On this day in 1700, Nicolaus Ludwig von Zinzendorf, heir to one of Europe’s leading families, was born in Dresden,  Germany.

Zinzendorf was destined for high duties in 18th Century Europe. Since 1662, all males in the Zinzendorf clan bore the title of count in the Holy Roman Empire; thus young Nicolaus became Count Zinzendorf at birth.  But in the eyes of his mother, he was her precious son.  In the family Bible, she wrote this prayer for her young son, “the Father of mercy, govern the heart of this child that he may walk blamelessly in the path of virtue … may his path be fortified in your Word.”

Just six weeks after his birth, tragedy struck. Nicolaus’ father died.  The family found itself in a middle of a storm and the young child was sent to live with his maternal grandmother.  A woman of strong principles and deep religious convictions, Zinzendorf’s grandmother would play an important role in shaping the life of the young count.  She taught him to love the word of Christ and to make His teachings personal in his own life.  His grandmother was deeply involved in a religious movement at that time known as Pietism and her involvement brought Zinzendorf into contact with it.  Pietism was a practical outliving of Christian truths that focused on the personal relationship a believer has with Christ and the importance of living holy lives.  It was called “religion of the heart.”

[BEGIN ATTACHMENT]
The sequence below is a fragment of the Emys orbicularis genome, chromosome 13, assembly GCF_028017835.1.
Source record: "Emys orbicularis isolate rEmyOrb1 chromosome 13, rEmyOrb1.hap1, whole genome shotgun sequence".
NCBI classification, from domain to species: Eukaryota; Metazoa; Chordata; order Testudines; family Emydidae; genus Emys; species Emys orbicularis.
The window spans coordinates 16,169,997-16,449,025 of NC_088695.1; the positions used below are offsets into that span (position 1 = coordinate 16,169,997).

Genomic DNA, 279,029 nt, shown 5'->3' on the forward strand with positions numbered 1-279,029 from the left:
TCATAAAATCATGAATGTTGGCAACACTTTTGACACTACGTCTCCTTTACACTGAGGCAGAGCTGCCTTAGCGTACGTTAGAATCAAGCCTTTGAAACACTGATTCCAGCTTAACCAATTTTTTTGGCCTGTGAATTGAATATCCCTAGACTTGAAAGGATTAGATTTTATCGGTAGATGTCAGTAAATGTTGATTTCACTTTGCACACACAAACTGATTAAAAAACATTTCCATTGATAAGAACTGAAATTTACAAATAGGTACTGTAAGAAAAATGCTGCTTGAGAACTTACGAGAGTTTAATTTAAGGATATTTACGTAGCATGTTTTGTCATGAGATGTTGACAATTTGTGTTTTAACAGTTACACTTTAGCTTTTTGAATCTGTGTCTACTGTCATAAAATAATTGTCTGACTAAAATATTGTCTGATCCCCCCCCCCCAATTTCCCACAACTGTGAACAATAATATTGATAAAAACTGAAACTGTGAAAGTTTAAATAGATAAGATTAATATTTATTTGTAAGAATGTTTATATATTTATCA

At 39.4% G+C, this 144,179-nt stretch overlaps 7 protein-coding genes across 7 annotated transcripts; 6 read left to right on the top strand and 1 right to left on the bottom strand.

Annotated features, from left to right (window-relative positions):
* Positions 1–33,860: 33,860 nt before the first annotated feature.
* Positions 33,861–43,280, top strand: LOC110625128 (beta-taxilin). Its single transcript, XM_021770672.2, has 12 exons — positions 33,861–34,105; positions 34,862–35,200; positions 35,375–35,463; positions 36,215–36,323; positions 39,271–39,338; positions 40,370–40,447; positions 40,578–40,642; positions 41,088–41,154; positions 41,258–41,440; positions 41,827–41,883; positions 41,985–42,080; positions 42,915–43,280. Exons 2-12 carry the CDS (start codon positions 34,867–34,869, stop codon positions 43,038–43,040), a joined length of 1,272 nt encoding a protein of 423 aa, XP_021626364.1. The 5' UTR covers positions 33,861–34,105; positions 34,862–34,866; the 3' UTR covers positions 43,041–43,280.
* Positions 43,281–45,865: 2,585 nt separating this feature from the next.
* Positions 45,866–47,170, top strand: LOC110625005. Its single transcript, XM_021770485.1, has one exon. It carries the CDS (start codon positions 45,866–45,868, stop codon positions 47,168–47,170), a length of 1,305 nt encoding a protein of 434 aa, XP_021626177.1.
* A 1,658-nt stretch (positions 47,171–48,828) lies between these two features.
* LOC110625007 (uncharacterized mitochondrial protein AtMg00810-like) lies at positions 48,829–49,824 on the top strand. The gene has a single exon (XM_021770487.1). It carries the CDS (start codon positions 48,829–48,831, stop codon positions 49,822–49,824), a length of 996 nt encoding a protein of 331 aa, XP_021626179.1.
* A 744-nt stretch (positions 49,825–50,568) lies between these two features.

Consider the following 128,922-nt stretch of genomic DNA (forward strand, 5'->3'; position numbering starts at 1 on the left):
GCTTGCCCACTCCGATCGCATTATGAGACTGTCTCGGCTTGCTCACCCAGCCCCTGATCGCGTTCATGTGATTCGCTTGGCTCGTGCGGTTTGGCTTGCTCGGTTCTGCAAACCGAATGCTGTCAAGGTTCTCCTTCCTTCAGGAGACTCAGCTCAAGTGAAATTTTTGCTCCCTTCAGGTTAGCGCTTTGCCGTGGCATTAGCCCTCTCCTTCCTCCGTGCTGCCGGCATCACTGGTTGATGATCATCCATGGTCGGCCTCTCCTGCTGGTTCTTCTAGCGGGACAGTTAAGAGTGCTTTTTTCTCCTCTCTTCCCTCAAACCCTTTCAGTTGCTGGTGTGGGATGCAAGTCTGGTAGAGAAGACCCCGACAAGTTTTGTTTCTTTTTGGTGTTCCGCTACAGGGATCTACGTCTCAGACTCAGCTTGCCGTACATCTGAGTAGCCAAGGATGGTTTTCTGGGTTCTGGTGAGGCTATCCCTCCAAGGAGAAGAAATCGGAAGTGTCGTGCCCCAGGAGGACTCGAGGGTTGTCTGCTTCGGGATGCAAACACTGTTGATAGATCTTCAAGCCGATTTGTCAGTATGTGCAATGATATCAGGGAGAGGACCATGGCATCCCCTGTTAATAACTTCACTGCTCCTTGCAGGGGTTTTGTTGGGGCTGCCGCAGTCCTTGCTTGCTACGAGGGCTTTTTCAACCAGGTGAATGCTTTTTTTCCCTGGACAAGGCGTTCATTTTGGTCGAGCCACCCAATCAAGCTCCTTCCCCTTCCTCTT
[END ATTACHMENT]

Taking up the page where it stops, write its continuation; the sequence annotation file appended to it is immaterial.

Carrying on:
In 1722, at the age of 22, Zinzendorf purchased the estate of Berthelsdorf from his grandmother.  Zinzendorf’s sincerity and commitment to Christ soon became well known and people began to seek him out.  One of these men was Christian David, a religious refuge from Moravia.  He begged Zinzendorf to allow him to settle in his new estate so he could experience religious freedom.  Eager to help a brother in need, Zinzendorf agreed. Soon, dozens of religious refuges were flocking to Zinzendorf’s estate.  They named their new settlement Herrnhut—”the Lord’s watch.”  And from this settlement, hundreds of missionaries would be sent around the world with the gospel of Jesus Christ.

Source:

Christ-centered Moravian

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